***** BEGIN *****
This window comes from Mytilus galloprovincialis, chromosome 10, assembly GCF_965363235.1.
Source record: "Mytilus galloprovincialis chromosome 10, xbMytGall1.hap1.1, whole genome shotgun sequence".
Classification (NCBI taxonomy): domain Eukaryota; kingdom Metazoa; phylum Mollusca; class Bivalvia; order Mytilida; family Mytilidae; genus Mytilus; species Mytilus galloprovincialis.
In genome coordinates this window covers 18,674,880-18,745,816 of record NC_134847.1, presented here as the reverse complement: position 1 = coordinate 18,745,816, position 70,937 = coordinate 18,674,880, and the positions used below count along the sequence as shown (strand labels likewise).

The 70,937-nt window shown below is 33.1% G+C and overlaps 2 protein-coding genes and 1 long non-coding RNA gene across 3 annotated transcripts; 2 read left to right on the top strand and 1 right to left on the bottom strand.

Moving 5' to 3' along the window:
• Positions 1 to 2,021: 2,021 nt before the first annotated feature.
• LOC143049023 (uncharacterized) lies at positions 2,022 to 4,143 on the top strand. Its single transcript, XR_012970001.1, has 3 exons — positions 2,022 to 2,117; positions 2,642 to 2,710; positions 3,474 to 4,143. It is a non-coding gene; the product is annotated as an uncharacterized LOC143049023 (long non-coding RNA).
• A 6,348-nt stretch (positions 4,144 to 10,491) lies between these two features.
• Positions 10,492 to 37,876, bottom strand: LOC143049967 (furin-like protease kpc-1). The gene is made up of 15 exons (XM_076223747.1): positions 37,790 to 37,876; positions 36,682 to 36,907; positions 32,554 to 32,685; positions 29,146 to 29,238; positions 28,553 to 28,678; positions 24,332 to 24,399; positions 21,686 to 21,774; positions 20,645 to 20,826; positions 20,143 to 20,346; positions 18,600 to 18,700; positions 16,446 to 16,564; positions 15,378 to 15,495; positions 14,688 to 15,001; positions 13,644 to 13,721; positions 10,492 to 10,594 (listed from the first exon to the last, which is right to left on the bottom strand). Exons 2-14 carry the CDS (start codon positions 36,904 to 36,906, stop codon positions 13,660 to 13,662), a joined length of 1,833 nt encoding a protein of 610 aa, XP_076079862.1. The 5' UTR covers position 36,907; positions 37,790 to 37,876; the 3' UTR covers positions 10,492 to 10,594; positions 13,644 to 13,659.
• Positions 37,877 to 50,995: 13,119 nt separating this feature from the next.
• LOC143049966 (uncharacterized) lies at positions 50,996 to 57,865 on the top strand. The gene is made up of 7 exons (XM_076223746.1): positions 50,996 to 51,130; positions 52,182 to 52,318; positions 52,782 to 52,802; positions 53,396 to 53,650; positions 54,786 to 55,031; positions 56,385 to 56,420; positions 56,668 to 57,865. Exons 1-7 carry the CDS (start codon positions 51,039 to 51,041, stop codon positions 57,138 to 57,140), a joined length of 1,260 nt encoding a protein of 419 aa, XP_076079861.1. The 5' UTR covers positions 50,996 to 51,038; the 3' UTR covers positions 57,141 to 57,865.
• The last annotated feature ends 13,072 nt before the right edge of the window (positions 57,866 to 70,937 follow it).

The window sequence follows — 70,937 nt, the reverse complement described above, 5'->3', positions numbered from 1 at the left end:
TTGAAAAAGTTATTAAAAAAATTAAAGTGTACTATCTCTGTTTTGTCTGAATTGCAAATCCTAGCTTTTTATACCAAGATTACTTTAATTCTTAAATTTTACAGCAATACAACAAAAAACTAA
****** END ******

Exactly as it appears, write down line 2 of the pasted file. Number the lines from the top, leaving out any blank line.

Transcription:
Source record: "Mytilus galloprovincialis chromosome 10, xbMytGall1.hap1.1, whole genome shotgun sequence".